When I got home, I dug out my old copy of Motown Chartbusters Volume 3, the one with the shiny silver cover released in November 1969. How’s this for a track listing:

1. I Heard It Through The Grapevine - Marvin Gaye

2. I'm Gonna Make You Love Me - Diana Ross & The Supremes And The Temptations

3. My Cherie Amour - Stevie Wonder

4. This Old Heart Of Mine (Is Weak For You) - The Isley Brothers

5. I'll Pick A Rose For My Rose - Marv Johnson

6. No Matter What Sign You Are - Diana Ross & The Supremes

7. I'm in a Different World - The Four Tops

8. Dancing In The Street - Martha Reeves & The Vandellas

9. For Once In My Life - Stevie Wonder

10. You're All I Need To Get By - Marvin Gaye & Tammi Terrell

11. Get Ready - The Temptations

12. Stop Her On The Sight (S.O.S) - Edwin Starr

13. Love Child - Diana Ross & The Supremes

14. Behind a Painted Smile - The Isley Brothers

Hardly a dud amongst them. Yet there was only one song in that smorgasbord of classics that got to No. 1 in the UK. Any idea? Have to hurry you…’S’right, ‘Grapevine’.

‘Listening to Marvin all night long
This is the sound of my soul…’

Proud Galleries, in collaboration with EMI, Bravado and Universal Music, present Classic Motown – The Invasion Begins
The exhibition runs from 14th May – 13th July 2014, Monday to Sunday: 11am – 5pm. Free entry.
Address: The Horse Hospital, Stables Market, Chalk Farm Road. London NW1 8AH

Check out Barry’s new novel, Wet Dreams Dry Lives http://www.amazon.co.uk/dp/B00H0IM2CY



Sunday 11 May 2014

April 1979

Somewhere Over The Rainbow (Part 2)

As I walk home from the Rainbow that night it suddenly dawns on me that this could be my biggest break – switching from observer to controller. A pop promoter for the biggest band in the world. Power, dosh, fame. Everything I’d always wanted, well, since meeting Dina. This was my destiny and I was going to share it with someone who beat the shit out of me when I was five.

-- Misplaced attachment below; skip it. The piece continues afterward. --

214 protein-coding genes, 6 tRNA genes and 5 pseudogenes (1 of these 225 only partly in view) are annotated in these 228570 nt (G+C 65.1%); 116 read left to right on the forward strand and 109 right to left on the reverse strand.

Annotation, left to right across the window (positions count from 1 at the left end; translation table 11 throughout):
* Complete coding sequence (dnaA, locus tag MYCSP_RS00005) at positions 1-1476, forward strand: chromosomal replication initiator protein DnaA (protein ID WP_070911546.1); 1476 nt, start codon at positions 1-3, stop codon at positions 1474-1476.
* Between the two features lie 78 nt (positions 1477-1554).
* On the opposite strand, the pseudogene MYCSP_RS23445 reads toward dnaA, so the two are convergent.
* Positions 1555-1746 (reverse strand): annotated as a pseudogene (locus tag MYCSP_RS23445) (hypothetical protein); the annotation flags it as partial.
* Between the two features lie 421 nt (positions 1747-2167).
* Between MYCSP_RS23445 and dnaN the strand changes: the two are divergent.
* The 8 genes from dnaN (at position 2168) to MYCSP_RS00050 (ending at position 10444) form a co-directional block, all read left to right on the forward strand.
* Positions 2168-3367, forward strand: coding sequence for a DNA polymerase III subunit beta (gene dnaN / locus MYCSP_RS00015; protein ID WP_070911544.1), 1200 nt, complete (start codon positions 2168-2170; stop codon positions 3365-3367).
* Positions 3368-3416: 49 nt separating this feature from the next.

I ring Alan Edwards the next morning to try to arrange the meeting. Debbie Harry and Chris Stein would be arriving in London in a few weeks and he’d see what he could do. He sounds sceptical but eventually manages to set up a meeting at their hotel, the Montcalm in the West End. Alan always comes through: it’s the secret of his success.

It’s an unusually warm Sunday morning in April. The meeting is arranged for noon and Frank picks me up in a smart S-reg something.

This definitely feels right. I lean back in the leather seat and decide I’ve finally arrived.

Frank and I breeze into the foyer and glide up to the reception desk.

‘Room 221,’ I say, in a voice brimming with such confidence it even surprises me.

The clerk dials the room. ‘They’ll ring back in a few minutes,’ she says, as she replaces the receiver.

We turn to find a seat and bump into Frank Infante from the band.

‘Hi, Frank,’ I say, like he’s my long-lost brother.

He hesitates. ‘Oh, yeah, hi.’ I’m used to the pretty vacant look from new-wave bands. A flicker of recognition crosses his eyes. ‘Right, yeah. The other guys are in there having breakfast,’ he says, indicating the dining room.

‘Great, I’ll catch you after I’ve seen Debbie and Chris,’ I say, still confident, still surprised.

‘Okay.’ He shuffles off.

The phone on the desk rings. ‘You can go up now,’ says the clerk.

Frank is wearing a beige suit and brown tie. He looks the part. I’m in a jacket and jeans. I think we make a cool pair, like maybe Sinatra and Martin or Starsky and Hutch.

Chris Stein opens the door. He looks like he’s been up all night.

‘Come through. Debbie will be right in.’

He leads us into an impressive living room and Frank and I sit down on the couch. Debbie walks in. She’s wearing a plain white bathrobe and no makeup. She’s the biggest pop star in Britain and walks in loveliness like the night across pubescent souls starved of glamour in the aftermath of punk.

But at noon on that particular Sunday, she looks like death warmed-up.

‘So what’s this all about?’ Chris asks.

Frank hits the gas. ‘I want Blondie to top the bill at a massive one-day pop extravaganza I’m promoting at Stamford Bridge, the home of Chelsea Football Club. Here’s the deal. We’ll fly the band over on Concorde . . .’ I suddenly feel very cool when he says, ‘We’ll’. Chris and Debbie seem to like the supersonic words he’s speaking. They start to listen more intently. This is going well.